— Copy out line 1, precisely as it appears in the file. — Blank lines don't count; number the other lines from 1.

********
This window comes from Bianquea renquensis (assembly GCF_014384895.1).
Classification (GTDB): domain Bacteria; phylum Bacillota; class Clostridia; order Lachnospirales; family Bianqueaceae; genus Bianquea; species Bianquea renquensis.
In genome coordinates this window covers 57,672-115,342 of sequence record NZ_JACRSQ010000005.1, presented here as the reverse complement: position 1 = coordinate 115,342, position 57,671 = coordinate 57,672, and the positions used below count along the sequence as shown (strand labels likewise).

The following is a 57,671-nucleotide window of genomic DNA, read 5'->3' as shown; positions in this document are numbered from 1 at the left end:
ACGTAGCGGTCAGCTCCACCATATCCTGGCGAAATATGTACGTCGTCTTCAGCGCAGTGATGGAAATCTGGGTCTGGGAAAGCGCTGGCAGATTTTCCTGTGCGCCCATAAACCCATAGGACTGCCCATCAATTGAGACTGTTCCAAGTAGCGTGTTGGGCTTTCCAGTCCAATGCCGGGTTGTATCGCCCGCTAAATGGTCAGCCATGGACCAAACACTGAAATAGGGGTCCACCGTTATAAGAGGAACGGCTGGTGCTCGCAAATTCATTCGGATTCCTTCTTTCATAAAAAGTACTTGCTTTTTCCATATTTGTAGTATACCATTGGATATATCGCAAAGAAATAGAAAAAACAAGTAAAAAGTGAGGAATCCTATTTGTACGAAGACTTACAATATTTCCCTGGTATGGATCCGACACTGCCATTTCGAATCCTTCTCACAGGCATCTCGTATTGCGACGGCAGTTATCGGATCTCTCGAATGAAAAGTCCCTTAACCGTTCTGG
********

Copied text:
This window comes from Bianquea renquensis (assembly GCF_014384895.1).